By Brigetta E. Overcash
“I had a dream and this is what we made of it,” Mary Rapaport said of her self-proclaimed castle in Greenhurst. The home and carriage house she and her husband, Bill, built on Chautauqua Lake in Greenhurst is 10,000+ square feet of the WCA Foundation Home Tour.
Jamestown’s housing treasures – past and present – are the focus of this Saturday’s four-stop tour which stretches from Lucille Ball’s childhood home in Celoron through Jamestown and on to Greenhurst. Each venue has historic value and offers tours of community homes that we pass frequently but may never have seen the less public areas that will be opened to tour visitors.
The Rapaport Castle and Carriage House
Great views of Chautauqua Lake greet the visitors to “The Castle” from most of the rooms in the 10,000 square foot home at 3750 Heineman Road, Greenhurst, N.Y. Diane Hendrix did the original architectural drawings based on the specifications and design plans of Mary Rapaport. Other engineering and architectural firms were involved in detailed implementation of this dream house, which is handicap accessible.
Anderson Builders of WNY – Larry Anderson, built the home with the assistance from other contractors. Sivak Stonemasonry – Jason Sivak, did the stone masonry which was enhanced by the work of Ground Control Excavating & Landscaping. Laurie Shults owner of Brick Elephant Design in Lakewood worked with the owners to complete the breathtaking interior design. Art lovers will be amazed by the outstanding collection of one of a kind artwork by James Coleman, Jim Barton and Lucy artist Michael Isreal.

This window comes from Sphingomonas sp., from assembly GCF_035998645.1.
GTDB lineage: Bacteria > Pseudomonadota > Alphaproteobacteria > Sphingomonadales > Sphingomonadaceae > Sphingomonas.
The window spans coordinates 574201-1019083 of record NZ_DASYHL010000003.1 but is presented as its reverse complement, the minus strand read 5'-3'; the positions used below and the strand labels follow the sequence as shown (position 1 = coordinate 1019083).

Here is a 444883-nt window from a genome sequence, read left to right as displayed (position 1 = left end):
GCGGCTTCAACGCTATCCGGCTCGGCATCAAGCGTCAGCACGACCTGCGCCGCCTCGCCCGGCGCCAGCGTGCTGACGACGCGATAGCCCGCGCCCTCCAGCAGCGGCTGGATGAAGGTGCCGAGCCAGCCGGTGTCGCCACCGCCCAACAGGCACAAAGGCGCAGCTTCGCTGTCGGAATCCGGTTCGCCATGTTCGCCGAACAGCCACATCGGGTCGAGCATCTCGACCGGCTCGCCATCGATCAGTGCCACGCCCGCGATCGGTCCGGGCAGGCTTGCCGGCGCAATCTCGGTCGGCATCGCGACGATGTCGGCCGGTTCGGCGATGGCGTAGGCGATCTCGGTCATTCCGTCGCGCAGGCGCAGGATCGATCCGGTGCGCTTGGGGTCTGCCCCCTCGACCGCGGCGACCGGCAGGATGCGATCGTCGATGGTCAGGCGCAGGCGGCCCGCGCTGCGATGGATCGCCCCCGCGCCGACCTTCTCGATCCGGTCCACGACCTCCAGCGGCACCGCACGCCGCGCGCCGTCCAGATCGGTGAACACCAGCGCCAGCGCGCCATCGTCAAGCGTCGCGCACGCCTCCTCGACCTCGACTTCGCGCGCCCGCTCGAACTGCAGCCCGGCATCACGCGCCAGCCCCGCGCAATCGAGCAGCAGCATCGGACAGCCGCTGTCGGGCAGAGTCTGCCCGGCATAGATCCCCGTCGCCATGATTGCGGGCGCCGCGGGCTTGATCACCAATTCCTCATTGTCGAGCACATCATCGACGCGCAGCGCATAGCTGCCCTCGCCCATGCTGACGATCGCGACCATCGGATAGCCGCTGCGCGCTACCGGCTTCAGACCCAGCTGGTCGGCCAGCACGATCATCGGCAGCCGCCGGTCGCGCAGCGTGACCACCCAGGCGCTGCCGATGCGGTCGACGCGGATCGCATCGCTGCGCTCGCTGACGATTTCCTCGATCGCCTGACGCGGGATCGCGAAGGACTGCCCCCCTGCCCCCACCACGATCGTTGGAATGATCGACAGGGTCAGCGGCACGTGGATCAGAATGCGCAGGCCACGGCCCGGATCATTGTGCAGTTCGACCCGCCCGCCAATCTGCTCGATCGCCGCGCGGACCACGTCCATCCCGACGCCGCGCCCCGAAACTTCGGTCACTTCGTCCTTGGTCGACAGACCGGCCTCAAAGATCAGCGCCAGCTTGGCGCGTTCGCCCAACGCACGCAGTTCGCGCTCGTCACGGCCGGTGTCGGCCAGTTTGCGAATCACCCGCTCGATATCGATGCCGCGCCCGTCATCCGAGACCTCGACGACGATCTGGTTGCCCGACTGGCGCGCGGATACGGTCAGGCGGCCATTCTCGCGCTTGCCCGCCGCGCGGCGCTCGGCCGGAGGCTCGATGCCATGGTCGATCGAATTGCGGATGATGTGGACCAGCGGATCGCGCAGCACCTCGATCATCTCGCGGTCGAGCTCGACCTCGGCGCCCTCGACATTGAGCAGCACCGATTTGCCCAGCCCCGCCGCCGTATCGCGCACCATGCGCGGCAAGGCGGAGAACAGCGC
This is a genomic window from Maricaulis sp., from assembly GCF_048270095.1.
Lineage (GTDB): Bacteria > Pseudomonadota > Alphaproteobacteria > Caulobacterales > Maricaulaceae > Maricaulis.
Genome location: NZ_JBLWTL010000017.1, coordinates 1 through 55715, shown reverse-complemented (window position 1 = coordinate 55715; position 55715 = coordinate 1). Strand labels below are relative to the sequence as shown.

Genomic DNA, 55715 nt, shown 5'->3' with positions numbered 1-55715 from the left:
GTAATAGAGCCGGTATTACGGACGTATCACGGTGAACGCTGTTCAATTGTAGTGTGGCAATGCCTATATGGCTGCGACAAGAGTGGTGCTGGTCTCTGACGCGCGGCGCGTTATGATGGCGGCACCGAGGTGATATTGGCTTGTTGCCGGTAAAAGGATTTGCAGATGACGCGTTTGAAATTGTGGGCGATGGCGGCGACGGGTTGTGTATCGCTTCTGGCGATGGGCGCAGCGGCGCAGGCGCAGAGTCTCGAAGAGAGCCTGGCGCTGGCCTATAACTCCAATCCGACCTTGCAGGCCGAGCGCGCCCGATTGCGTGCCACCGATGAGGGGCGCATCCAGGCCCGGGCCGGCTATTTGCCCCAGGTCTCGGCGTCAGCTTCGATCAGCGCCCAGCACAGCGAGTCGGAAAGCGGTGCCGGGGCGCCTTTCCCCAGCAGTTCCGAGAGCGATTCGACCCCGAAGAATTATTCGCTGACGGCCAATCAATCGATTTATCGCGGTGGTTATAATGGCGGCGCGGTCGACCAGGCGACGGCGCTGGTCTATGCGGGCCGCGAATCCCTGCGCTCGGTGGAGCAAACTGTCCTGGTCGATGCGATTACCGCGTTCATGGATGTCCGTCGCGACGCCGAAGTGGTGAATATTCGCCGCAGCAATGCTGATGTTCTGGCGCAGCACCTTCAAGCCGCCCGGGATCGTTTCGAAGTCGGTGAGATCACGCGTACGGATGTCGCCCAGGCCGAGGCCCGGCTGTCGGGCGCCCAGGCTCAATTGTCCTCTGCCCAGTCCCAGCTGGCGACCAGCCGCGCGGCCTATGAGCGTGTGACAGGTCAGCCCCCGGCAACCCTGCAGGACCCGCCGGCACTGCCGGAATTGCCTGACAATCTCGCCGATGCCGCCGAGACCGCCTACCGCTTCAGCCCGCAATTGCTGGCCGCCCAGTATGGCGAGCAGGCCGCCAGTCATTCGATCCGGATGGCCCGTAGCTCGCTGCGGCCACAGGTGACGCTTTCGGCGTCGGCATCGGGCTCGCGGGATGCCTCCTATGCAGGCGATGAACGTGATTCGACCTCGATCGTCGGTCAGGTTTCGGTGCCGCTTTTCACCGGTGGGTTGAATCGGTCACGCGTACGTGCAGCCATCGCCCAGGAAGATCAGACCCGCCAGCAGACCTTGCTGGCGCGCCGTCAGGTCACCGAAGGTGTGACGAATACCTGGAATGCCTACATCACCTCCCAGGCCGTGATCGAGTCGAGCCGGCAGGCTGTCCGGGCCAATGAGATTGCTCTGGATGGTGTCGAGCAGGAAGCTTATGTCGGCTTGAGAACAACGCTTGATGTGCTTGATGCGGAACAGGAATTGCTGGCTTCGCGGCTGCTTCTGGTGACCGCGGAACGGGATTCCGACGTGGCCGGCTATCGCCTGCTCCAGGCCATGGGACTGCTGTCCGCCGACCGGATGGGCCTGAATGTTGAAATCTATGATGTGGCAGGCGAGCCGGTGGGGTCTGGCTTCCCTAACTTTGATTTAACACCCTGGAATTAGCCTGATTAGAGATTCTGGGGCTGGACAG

The Rapaport’s Carriage House was built by the couple to be their Chautauqua County home during the construction process. It now houses their adult children during family gatherings while the grandchildren stay in the Castle to enjoy the many special features created just for them. While the Carriage House boasts an authentic fireman’s pole, “The Castle” houses a two story curving slide in one of the turrets. The children’s playroom houses desks for each precious grandchild, giant doll houses, a billiard’s table hide-a-way, craft area, play restaurant and a special race track room.